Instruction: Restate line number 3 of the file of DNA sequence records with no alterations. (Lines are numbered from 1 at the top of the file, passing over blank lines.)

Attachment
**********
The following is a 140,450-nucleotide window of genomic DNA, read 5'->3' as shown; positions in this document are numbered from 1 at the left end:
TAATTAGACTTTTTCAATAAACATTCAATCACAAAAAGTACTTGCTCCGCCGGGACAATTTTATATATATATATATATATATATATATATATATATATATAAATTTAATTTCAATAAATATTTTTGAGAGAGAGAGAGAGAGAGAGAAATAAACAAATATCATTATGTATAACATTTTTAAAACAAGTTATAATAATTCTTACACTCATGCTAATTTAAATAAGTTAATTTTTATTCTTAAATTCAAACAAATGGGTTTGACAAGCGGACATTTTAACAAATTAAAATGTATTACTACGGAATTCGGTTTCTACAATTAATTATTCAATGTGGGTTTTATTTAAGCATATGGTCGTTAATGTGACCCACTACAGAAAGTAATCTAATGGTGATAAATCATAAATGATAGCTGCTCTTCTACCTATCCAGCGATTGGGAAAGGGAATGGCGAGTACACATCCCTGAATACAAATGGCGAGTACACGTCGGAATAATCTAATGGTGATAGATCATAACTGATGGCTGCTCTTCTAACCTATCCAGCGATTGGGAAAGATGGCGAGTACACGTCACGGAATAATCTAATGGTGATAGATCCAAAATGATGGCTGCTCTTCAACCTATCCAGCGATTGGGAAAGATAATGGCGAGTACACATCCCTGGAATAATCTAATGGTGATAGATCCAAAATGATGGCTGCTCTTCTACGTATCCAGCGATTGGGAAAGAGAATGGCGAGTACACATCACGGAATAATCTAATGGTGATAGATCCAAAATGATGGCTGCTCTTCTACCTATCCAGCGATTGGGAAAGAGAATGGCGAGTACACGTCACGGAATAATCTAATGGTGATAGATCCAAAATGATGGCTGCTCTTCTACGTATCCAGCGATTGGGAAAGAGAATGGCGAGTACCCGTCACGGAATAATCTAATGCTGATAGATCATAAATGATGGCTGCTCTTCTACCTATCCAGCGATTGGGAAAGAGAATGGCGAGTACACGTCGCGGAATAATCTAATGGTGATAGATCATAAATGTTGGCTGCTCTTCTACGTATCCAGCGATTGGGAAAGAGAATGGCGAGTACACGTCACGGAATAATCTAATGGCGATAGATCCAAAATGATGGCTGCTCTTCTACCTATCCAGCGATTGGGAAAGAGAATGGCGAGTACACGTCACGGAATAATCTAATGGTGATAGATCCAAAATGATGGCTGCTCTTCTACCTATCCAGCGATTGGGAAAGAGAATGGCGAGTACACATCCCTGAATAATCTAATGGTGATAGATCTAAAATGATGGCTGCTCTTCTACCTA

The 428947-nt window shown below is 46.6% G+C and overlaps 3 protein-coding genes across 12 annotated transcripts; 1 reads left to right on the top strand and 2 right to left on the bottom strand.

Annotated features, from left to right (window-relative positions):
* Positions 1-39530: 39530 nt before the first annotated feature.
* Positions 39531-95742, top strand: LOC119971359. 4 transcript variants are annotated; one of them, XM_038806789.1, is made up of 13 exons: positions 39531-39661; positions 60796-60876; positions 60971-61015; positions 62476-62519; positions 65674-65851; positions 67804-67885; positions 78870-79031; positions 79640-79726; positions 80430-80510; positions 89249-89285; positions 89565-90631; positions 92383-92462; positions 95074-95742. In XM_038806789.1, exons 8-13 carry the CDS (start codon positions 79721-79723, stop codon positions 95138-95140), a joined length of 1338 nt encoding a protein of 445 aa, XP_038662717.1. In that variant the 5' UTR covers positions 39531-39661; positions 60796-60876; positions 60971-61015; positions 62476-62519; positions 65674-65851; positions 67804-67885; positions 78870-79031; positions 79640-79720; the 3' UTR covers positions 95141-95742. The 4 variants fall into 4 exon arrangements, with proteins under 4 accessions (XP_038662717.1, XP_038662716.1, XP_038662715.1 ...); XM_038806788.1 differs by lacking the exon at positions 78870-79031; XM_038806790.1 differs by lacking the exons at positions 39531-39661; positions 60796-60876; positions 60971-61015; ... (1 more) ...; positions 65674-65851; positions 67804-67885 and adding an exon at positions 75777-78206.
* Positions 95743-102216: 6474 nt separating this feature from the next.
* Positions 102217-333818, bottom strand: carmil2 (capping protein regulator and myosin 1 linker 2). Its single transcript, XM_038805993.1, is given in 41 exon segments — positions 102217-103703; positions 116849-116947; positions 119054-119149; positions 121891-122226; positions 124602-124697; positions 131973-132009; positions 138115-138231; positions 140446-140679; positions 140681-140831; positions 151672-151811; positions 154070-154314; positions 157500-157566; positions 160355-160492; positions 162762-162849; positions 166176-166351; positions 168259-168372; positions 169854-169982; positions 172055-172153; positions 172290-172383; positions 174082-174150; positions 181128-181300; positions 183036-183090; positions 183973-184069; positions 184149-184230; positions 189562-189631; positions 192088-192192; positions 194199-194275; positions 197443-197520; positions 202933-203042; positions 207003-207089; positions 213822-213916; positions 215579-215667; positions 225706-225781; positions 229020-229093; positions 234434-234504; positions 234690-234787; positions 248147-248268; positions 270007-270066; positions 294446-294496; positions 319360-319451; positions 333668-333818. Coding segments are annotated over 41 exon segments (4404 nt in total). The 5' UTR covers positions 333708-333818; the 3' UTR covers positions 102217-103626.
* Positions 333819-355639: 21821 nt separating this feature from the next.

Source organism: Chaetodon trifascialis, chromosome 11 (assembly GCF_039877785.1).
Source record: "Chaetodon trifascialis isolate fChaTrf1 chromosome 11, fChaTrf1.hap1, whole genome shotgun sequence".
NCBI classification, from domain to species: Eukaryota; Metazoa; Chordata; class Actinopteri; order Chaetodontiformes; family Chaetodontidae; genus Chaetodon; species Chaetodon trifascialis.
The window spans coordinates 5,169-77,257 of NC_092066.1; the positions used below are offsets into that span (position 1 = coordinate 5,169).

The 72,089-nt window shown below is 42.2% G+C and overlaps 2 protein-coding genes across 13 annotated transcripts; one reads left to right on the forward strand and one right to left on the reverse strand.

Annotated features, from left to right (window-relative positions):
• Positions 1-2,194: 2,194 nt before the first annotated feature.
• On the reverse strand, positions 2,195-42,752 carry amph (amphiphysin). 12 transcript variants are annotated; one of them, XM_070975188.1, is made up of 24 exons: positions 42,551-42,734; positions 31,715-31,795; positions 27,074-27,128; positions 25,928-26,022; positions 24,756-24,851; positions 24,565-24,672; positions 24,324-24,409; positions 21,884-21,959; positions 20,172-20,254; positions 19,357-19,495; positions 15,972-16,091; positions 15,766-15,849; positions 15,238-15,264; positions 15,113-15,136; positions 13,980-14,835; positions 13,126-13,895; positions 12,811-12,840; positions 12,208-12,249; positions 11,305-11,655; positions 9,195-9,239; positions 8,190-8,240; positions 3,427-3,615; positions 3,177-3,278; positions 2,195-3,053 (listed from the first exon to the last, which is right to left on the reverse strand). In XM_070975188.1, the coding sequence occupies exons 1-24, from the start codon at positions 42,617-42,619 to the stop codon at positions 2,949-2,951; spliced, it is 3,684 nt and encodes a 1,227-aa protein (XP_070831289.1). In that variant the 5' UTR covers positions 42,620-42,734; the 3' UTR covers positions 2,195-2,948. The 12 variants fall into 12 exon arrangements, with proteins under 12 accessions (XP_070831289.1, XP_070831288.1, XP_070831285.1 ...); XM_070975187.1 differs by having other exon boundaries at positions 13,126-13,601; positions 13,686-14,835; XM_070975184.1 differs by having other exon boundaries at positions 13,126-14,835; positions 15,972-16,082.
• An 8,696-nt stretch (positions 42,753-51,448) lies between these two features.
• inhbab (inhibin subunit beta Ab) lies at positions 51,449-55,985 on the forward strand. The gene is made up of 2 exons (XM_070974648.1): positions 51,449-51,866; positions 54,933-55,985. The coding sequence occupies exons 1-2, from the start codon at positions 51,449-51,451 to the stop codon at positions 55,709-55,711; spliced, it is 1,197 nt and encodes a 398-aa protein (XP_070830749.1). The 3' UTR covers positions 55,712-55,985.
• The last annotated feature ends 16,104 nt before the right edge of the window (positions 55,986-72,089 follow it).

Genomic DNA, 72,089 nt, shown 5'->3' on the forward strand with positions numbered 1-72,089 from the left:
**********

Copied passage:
The 428947-nt window shown below is 46.6% G+C and overlaps 3 protein-coding genes across 12 annotated transcripts; 1 reads left to right on the top strand and 2 right to left on the bottom strand.